Retired educators from Bethesda Elementary have been sharing milestones and friendships long after their professional connection to the Gwinnett County school ended.
The Bethesda Retired Cardinals and Friends, which takes the name of the school’s former mascot, is more than a retired teachers group. Close relationships that began in the classroom have continued through the years, some as long as 50 years. The group includes second-generation educators, mothers and daughters, and sisters who taught together. Some retirees even attended school at Bethesda, then returned there to teach. They all maintain love and connection to the school.
Faye Osteen, leader of the Retired Cardinals, said, as a beginning teacher in 1968, she was welcomed into the Bethesda community right from the start. Most of her co-workers led similar lives: married with young children. They bonded as friends, and the older teachers and staff were so supportive it became like a close-knit family. As the school grew and new teachers came in, they too were drawn into the fellowship, explained the 74-year-old Osteen, who taught elementary school students for 41 years.
During the group’s recent annual Christmas luncheon, Alice McLaurin, who taught physical education for 20 years at Bethesda, reconnected with former art teacher Judy Noller and former music teacher Charlene Pruitt. She explained the camaraderie she had with her fellow teachers.
“We’re sisters,” she said. “We all raised our kids together, and on some level, we’re family. We all love children and loved the work that we did.”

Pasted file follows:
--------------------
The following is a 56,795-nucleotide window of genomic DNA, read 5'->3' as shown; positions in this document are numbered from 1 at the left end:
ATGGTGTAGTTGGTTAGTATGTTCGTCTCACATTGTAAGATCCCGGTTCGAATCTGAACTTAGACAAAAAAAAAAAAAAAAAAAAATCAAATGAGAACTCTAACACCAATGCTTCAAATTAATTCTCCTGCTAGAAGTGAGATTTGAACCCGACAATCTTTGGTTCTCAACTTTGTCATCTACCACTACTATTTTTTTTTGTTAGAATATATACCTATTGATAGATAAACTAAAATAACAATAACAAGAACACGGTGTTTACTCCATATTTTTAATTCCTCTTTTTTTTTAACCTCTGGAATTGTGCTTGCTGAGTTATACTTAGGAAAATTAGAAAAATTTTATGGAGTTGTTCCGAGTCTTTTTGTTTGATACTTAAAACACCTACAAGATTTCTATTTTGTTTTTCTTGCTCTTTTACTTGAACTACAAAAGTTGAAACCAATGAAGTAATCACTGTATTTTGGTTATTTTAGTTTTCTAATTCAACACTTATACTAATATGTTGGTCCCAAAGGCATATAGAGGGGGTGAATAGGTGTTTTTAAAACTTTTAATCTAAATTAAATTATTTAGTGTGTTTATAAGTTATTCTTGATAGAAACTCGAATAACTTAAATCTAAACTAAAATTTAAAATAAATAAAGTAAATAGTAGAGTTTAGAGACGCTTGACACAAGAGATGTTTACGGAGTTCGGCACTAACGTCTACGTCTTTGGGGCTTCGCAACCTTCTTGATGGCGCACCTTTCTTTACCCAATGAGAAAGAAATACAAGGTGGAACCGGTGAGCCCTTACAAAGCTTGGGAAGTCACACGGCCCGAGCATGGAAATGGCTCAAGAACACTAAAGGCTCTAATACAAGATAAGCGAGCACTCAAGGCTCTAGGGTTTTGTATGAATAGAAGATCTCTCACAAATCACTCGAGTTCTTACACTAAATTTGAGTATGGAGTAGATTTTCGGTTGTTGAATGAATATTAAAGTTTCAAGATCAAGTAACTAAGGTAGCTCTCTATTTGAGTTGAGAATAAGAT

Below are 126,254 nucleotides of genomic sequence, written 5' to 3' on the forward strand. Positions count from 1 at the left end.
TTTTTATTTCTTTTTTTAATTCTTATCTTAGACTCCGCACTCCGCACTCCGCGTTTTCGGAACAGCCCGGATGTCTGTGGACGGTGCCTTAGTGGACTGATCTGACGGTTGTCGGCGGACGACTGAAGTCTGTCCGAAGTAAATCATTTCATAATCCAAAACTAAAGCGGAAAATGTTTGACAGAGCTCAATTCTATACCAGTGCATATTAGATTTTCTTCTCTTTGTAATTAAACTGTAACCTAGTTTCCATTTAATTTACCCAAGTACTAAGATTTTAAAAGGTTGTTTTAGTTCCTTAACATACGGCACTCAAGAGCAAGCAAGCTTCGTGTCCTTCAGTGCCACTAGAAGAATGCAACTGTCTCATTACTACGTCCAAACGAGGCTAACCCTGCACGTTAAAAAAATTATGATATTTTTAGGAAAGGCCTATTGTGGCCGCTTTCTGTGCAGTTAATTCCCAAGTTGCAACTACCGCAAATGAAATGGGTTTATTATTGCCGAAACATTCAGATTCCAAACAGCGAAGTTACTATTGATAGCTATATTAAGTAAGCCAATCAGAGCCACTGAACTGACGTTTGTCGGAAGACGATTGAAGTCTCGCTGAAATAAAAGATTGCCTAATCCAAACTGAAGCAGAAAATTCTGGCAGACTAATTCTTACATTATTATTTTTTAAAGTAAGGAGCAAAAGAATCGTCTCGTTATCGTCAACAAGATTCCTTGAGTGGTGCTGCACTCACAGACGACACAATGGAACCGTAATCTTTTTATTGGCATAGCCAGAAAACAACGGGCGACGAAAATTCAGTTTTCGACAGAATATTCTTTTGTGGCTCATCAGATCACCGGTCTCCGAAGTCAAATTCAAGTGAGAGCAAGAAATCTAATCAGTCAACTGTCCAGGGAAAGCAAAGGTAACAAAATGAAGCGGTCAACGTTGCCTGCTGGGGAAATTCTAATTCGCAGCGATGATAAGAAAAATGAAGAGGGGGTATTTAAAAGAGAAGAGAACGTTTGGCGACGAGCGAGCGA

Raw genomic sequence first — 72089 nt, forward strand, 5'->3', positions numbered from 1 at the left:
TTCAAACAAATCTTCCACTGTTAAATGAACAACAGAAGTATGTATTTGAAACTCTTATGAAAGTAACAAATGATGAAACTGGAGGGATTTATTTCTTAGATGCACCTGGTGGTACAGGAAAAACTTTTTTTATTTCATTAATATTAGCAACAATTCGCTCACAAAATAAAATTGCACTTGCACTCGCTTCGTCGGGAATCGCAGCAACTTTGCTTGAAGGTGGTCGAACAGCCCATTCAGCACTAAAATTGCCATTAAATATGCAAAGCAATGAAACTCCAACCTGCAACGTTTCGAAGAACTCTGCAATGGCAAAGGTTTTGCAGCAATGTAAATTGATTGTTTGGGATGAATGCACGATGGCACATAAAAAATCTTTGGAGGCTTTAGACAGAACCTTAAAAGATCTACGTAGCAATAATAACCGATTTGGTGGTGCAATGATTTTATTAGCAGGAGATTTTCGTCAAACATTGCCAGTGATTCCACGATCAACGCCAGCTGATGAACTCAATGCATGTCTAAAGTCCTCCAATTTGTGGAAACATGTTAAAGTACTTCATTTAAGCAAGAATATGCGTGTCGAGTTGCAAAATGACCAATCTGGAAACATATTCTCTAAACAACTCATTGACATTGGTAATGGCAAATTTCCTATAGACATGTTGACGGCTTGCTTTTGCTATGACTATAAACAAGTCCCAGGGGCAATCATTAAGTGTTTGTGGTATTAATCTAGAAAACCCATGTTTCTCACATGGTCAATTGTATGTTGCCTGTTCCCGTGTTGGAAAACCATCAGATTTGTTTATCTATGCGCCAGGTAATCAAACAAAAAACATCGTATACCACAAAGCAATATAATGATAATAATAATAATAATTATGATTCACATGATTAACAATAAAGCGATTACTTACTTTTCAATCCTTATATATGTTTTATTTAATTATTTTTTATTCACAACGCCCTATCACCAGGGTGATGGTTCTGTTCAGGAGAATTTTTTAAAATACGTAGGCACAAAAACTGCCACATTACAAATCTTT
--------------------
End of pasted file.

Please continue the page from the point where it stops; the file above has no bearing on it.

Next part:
Like many of the other Bethesda staff, McLaurin didn’t finish her teaching career at that school. In a fast-growing suburban area, teachers can be as mobile as the students they teach.
However, it didn’t matter where these educators moved; their connection to Bethesda remained, Osteen said.
“The camaraderie, the friendship, and the caring and loving didn’t always seem to be at the other schools like it was at Bethesda,” she said.
Mary Dell Weldon-Robert, who taught at several different schools throughout her career, believes Bethesda is unique in having a retired teachers’ group so connected and credits Osteen with keeping everyone together.
“Faye keeps this one bubbling and going,” Weldon-Robert said, who taught at Bethesda in the 1970s.
Osteen said she’s often referred to as “the glue” of the group. She organizes the yearly Christmas luncheons, outings to various attractions, and service and mentoring opportunities at the school. She pulls together photos to create albums, sends newsletters and emails, keeping everyone informed on who’s in the hospital or who’s passed away.
McLaurin said members always respond with a prayer for those who are sick, sympathy cards, and even birthday cards for extended family. She said her mother received cards from them when she turned 100.
“It’s highly unusual to have a group like this, but it’s highly unusual to have a person like Faye,” McLaurin said. “She’s an amazing woman. She has open arms and a big heart.”
Principal Katrina Larmond said the group’s involvement “runs deep” at Bethesda, one of the oldest and largest Gwinnett County elementary schools.
The retired educators regularly volunteer to work and host events and plan surprises for the staff. Members donate children’s books for the media center in memory of colleagues who’ve passed away.
Judy Gazda, a former paraprofessional at the elementary school, still volunteers one day a week in the media center. She said a group like this is very unusual, even in the teaching profession. She credits Osteen for keeping them together.
Iris Harris, a former first-grade teacher, agreed. “Faye is really good about holding on to us,” she said.
During the annual Christmas luncheon, Linda and Bill Buckalew drove in from Newnan, as they do every year because Linda taught at Bethesda for 14 years. And even though they’ve moved around a lot, the Bethesda folks are still “like family,” they said. Instead of drifting apart through the years, as co-workers often do, the bonds have become stronger.
Osteen explains it this way: “It’s a bunch of caring educators who became a strong family unit. It’s unreal, and it’s hard to explain, but it’s just a feeling you got when you were in that school.”
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